Those who choose to work as professional service marketers in business development and organizational promotion typically utilize and share their considerable coaching talents with their firm’s personnel. In fact, their coaching roles have positively changed the status of marketing.
Participation in professional associations such as the Legal Marketing Association (LMA) has also added to the skill sets and value of firm marketers. Marketers clearly need to develop close relations with the partners or professional associates in order for all to be successful.
The coaching process takes time, patience, and skills beyond the usual marketing toolbox. Savvy firms recognize this value. And coaching adds to career satisfaction for legal and accounting marketers, leading to long term roles within their firms.
Coaching positive habits
How does coaching work in a law or accounting firm where branding or business development may be “foreign” to some of the younger or less established professionals?
Gordon Feinblatt’s Director of Marketing and Business Development Debbie Henry has been in various roles at Gordon Feinblatt for nearly 21 years. She works with individual attorneys of the Baltimore-based business law firm to help them set goals and develop a plan to implement them.
She may provide an article to review with the attorney, role-play prospective client meetings or how to hold a difficult client conversation, or proof articles they create for publication. As a coach, Debbie conveys support and tries to create the development of positive habits. Cheerleading on client wins and highlighting those gains internally and externally further helps establish and promote the marketer’s role.
“While there are many methodologies for being a marketing coach, I prefer an individualized approach that is consistent and intentional,” Debbie says.
Marketer Jennifer Boehm has worked in professional services marketing for 25 years — half in area law firms and now in accounting for national firm, UHY LLP Certified Public Accountants. Some of her internal accountant “clients” are “natural rainmakers,” but others find business development to be a challenging task.
As in legal marketing, Jennifer works with individuals to find the best focus areas for each professional and helps them to create small and achievable goals. Assisting the accountants in identifying valuable networking opportunities for their practice areas, both in-person and now virtually, is part of her coaching successes to date.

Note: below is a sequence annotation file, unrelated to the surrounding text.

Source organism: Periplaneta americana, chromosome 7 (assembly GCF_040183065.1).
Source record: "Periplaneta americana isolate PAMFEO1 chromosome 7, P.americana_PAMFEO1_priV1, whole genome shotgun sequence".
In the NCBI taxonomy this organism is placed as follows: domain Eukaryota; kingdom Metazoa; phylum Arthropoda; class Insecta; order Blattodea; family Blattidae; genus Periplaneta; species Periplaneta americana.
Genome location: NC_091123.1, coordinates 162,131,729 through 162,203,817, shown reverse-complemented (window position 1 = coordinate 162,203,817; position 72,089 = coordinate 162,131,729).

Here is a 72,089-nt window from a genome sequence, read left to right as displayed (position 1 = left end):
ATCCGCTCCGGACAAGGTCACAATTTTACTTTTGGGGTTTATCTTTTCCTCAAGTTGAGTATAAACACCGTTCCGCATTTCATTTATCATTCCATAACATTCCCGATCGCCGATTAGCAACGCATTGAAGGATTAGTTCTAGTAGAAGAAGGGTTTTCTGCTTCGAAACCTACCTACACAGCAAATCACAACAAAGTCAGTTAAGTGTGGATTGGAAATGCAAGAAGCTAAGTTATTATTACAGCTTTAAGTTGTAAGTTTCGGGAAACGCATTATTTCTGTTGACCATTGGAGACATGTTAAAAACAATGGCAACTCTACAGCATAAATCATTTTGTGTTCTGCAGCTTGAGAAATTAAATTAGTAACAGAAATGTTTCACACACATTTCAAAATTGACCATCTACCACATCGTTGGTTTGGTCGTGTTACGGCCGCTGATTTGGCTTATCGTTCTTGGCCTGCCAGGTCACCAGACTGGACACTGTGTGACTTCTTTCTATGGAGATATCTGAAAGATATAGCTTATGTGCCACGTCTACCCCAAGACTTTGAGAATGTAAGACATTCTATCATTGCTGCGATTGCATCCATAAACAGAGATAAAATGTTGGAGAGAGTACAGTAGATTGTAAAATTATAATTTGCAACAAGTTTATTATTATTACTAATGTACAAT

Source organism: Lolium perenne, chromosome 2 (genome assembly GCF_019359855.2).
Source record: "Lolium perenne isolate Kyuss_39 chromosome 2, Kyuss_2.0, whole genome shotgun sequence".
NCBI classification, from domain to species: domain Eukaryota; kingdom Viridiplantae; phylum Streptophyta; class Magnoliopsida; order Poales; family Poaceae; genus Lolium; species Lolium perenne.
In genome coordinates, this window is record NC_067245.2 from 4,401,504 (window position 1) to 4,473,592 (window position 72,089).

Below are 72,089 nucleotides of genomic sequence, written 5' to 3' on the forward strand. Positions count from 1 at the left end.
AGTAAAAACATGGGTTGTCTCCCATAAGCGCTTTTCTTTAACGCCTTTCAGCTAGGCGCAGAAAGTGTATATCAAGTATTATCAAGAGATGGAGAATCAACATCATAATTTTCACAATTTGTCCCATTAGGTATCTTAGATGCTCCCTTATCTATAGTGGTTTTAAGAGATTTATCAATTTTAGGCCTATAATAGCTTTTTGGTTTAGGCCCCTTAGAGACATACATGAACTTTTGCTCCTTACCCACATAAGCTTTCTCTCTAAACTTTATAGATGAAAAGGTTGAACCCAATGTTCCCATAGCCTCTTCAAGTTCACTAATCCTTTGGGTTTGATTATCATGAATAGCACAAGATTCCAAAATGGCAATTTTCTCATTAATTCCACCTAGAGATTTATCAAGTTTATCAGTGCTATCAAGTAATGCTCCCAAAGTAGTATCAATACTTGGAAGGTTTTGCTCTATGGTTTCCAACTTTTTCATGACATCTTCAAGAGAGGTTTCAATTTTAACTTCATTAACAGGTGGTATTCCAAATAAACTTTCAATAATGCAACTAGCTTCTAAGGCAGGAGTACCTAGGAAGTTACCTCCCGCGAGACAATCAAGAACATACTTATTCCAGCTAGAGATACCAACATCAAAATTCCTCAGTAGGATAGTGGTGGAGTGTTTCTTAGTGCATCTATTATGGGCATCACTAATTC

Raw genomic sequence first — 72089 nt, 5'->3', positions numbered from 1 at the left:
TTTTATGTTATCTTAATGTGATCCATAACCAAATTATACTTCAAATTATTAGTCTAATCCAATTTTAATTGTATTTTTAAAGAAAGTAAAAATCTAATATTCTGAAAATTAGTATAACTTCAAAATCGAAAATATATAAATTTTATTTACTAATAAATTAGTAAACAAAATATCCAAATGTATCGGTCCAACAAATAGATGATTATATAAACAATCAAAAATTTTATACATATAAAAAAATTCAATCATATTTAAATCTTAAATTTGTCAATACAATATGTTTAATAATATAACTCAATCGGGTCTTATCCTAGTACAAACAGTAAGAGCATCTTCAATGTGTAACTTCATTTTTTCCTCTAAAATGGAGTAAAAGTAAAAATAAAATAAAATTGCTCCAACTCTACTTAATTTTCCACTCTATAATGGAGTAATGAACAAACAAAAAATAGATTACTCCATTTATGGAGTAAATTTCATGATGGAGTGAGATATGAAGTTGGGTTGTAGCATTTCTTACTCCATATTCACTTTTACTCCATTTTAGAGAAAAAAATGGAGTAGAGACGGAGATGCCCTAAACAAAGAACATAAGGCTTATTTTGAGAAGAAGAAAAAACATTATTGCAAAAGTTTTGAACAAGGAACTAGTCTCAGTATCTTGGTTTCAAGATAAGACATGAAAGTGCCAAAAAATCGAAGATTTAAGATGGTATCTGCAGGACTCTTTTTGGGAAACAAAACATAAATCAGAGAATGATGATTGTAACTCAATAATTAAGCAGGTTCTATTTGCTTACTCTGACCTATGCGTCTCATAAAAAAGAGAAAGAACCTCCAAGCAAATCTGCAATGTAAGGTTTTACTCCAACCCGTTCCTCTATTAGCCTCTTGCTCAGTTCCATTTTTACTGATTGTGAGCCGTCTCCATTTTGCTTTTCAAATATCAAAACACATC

“Many would be happy just to stay behind their desk, so business development and networking can be a challenge, notes Jennifer.” She adds that regular coaching -style meetings, usually monthly, are important to help the accountants stay on their agreed marketing tasks despite their generally large client workloads.
UHY is supportive in the marketing function across its national sites and has a strong three- year growth strategy that helps position the coaching role for future success.
A free lunch and more
In my own experiences in professional service marketing for lawyers, I found that even the firms’ rainmakers were valuable to add to create a somewhat curated marketing coaching staff. I developed a series of marketing seminars in-house for the firms, generally monthly lunch meetings, and promoted the schedule of diverse topics well in advance.
I always involved one of the experienced firm partners as my co-chair per topic. The “free lunch” and experienced partner participation was a draw, and the topics created interest in follow-up for one-on-one coaching discussions.
There’s no reason this approach couldn’t be held remotely at this point, but the aspect of meeting together was an important for generating a strong marketing focus.
The job description of the professional services marketer, in addition to business development and general marketing/branding roles could easily read as, “internal promoter, cheerleader, listener, and helper to lawyers and accountants at all career stages on customizing marketing strategies to their individual comfort levels.”
In a competitive and fragmented business climate, capable firm marketers/coaches can make a definite difference.
Glenda LeGendre is principal of Strategic Marketing & Communications and can be reached at [email protected].